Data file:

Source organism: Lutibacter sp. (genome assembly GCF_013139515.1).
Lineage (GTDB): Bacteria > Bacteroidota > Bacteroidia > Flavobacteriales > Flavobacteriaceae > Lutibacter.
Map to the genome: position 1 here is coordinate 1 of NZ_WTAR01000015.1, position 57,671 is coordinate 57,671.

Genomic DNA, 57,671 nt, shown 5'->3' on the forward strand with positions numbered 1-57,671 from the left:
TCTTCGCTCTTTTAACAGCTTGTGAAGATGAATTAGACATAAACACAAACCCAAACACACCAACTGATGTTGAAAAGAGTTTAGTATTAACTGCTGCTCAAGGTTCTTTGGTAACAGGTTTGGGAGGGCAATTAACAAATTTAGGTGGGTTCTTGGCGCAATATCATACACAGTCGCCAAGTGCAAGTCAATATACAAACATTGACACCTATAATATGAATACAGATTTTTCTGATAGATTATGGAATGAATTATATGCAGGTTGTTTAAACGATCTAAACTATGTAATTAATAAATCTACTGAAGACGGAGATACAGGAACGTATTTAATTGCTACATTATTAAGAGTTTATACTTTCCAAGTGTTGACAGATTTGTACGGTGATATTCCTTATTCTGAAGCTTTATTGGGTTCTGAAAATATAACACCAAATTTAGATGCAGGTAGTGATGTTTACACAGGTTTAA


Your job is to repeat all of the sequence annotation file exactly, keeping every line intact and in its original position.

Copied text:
Source organism: Lutibacter sp. (genome assembly GCF_013139515.1).
Lineage (GTDB): Bacteria > Bacteroidota > Bacteroidia > Flavobacteriales > Flavobacteriaceae > Lutibacter.
Map to the genome: position 1 here is coordinate 1 of NZ_WTAR01000015.1, position 57,671 is coordinate 57,671.

Genomic DNA, 57,671 nt, shown 5'->3' on the forward strand with positions numbered 1-57,671 from the left:
TCTTCGCTCTTTTAACAGCTTGTGAAGATGAATTAGACATAAACACAAACCCAAACACACCAACTGATGTTGAAAAGAGTTTAGTATTAACTGCTGCTCAAGGTTCTTTGGTAACAGGTTTGGGAGGGCAATTAACAAATTTAGGTGGGTTCTTGGCGCAATATCATACACAGTCGCCAAGTGCAAGTCAATATACAAACATTGACACCTATAATATGAATACAGATTTTTCTGATAGATTATGGAATGAATTATATGCAGGTTGTTTAAACGATCTAAACTATGTAATTAATAAATCTACTGAAGACGGAGATACAGGAACGTATTTAATTGCTACATTATTAAGAGTTTATACTTTCCAAGTGTTGACAGATTTGTACGGTGATATTCCTTATTCTGAAGCTTTATTGGGTTCTGAAAATATAACACCAAATTTAGATGCAGGTAGTGATGTTTACACAGGTTTAA